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A Guide to Buying Conservatories

A Guide to Buying Conservatories

How to pick the right Conservatory for your home

Purchasing a conservatory can often be confusing with the range of bespoke features and materials available.

We hope our buyers guide simplifies this process for you.

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When buying a conservatory, the number of things you need to think about and decisions you need to make can be daunting.
It can also mean upheaval for your home and garden, with builders and decorators needing to access your property for days, if not weeks or months. That’s why it’s important to be clear on what every step of the journey will involve so you can minimise any upheaval and stress. 

To help make the process as uncomplicated and stress-free as possible, we’ve put together a step-by-step guide.

Be clear about your needs
Be clear on what you want to use the conservatory for, but be flexible on the types of conservatory, designs and materials – you may surprise yourself when you see what’s on offer. 

Nearly one in 10 people ended up opting for a different type or size of conservatory than they initially had in mind.

About half of these people bought a bigger conservatory, 34% went for a different style, and 11% opted for a different type of glass or glass-type material.

Don’t dismiss aesthetics
Many people invest in a conservatory to add a wow factor to their home. We found about half of those who changed their mind said it was because they liked the look of another type or size of conservatory more, so it’s worth being open-minded about options.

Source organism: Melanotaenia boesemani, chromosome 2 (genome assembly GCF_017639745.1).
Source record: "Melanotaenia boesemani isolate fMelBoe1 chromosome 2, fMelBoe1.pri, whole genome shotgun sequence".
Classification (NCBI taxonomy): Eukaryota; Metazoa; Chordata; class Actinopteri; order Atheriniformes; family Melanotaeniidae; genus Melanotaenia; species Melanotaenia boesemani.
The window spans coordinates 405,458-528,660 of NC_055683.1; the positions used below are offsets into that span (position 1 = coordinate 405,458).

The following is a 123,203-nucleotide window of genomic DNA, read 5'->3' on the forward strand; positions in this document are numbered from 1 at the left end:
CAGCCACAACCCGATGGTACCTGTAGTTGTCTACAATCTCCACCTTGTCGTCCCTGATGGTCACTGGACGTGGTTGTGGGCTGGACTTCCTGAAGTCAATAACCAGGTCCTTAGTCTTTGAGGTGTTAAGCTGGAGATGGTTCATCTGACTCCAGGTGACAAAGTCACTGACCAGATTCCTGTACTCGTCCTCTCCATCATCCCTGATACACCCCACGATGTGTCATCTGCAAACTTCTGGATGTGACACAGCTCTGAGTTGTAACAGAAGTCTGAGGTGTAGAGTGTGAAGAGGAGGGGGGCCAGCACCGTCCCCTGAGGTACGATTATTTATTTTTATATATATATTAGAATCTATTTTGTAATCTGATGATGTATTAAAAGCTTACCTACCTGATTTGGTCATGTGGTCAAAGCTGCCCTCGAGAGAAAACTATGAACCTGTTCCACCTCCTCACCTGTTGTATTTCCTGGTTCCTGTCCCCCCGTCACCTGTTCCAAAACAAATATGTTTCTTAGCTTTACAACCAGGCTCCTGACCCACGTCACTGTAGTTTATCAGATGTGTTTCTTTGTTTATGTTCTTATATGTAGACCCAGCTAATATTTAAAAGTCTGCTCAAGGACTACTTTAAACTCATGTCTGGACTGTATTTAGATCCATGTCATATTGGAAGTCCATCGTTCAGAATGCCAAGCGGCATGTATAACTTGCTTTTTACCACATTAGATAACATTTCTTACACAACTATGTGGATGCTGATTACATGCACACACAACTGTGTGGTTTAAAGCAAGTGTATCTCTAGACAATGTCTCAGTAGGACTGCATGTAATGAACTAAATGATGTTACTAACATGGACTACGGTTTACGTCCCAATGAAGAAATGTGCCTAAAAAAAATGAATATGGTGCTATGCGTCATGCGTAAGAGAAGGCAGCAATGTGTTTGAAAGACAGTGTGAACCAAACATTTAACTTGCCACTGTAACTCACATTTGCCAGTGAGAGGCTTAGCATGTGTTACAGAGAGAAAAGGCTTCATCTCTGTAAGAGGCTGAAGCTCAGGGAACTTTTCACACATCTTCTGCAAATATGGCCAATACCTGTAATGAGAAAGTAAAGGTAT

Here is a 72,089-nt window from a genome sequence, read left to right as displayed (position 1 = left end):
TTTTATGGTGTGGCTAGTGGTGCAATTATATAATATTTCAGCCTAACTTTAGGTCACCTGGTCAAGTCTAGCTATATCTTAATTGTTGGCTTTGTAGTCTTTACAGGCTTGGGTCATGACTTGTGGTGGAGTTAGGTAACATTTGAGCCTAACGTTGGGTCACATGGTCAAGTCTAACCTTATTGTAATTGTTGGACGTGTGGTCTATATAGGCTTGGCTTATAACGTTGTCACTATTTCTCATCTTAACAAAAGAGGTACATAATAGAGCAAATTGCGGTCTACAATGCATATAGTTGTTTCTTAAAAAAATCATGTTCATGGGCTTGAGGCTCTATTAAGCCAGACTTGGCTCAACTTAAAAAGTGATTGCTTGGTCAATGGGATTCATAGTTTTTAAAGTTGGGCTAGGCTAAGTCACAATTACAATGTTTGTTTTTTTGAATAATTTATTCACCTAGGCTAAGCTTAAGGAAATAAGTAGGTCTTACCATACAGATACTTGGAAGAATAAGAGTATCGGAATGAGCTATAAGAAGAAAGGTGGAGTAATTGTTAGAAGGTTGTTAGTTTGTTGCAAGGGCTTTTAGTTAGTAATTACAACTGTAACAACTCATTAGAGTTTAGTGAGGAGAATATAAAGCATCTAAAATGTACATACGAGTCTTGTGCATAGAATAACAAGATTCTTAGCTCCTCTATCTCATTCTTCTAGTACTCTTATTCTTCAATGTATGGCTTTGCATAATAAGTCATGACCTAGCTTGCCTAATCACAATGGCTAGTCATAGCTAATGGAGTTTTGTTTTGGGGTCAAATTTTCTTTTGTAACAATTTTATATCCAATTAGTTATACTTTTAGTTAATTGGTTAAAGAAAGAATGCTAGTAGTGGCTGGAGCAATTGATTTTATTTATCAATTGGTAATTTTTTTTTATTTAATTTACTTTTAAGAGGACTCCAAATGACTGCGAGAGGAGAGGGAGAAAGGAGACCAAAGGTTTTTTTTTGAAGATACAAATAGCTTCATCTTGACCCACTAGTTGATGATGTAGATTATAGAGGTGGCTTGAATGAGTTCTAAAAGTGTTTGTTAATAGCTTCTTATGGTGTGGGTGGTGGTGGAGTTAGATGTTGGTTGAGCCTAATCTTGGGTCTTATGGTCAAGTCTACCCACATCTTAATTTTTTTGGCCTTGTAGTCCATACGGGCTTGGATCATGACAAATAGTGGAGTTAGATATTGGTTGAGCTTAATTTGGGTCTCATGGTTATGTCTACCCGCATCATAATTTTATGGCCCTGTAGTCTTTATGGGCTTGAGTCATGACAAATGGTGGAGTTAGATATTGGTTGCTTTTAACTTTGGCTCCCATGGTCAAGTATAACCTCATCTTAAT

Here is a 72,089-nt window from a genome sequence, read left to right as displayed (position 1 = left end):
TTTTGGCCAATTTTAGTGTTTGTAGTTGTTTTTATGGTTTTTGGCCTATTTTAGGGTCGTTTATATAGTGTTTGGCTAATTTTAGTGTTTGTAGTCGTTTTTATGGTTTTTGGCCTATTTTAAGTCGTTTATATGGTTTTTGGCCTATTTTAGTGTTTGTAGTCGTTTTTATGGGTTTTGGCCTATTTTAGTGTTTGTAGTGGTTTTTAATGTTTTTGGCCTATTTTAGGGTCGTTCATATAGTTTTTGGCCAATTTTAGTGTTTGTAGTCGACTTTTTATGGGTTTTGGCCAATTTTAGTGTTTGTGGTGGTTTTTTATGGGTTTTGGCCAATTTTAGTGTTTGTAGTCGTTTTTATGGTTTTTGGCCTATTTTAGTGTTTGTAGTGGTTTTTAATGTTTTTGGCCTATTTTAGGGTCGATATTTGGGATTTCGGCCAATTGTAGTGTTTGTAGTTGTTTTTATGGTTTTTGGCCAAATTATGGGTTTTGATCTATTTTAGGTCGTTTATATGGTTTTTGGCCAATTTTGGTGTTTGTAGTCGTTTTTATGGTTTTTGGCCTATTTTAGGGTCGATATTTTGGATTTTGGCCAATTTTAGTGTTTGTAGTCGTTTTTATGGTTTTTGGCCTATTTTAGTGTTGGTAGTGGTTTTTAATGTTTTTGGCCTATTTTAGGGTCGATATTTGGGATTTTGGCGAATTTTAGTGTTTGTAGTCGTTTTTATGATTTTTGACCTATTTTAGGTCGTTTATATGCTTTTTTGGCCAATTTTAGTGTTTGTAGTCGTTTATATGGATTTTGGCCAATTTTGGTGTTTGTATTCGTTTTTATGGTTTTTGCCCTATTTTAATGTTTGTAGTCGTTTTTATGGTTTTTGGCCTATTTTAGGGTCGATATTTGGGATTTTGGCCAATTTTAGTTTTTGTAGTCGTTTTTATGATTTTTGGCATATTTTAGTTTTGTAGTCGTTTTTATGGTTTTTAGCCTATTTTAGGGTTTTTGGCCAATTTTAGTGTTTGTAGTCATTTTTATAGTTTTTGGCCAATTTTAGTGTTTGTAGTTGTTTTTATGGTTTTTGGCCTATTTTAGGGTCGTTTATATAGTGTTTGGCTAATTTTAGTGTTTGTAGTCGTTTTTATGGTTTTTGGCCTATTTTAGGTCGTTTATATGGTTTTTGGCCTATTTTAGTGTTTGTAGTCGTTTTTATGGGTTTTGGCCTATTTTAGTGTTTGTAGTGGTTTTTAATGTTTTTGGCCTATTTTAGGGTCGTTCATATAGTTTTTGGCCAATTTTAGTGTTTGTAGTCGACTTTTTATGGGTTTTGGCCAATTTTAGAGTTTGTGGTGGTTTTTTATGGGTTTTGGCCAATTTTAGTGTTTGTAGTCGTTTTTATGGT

Extra costs
It’s worth asking for details on exactly what is included in the quote, from installation to fittings, so you don’t get any surprises later down the line. 

Be aware that some features, such as electrical sockets, TV aerial points and roof vents can add to the price. Also, the materials your conservatory is constructed from will influence temperature, light and maintenance issues, so sometimes it’s worth spending a little bit more. 

After deciding on what conservatory you are going for, you should expect a surveyor to visit your home to check things like drainage and floor levels, as well as to take accurate measurements.

How long will it take?
Typical average-sized conservatories take between three and four weeks to build, including all snagging and finishing off. Large projects could last around six weeks.

Construction work will usually begin with the base, and tends to involve builders being on site for about about three days. 

During this time they will clear the ground, dig the footings, lay the base layers and level the floor before building the walls. Normally the building work would then be left for a few days to settle. 

During the second week the frames will go up and be glazed, and any electrical work started.

This is followed by plastering the walls (if necessary), finishing off the electrical work and then adding the flooring, Depending on what type of floor you choose, as well as the time of year, it’s sometimes best wait a few weeks to let the floor dry out thoroughly first.

How disruptive will it be?
You’ll probably want to meet the team on the first day, but a reputable company shouldn’t need you to be at home for the duration of the work. 

If side access is good, disruption should be minimal. It helps if you have outside water and electrical facilities.

Be aware that your power supply may need to be switched off while the electrical work is done, and your garden may suffer some damage due to the number of people coming in and out. Boards should be used in the garden and then taken up overnight to allow the grass to grow.


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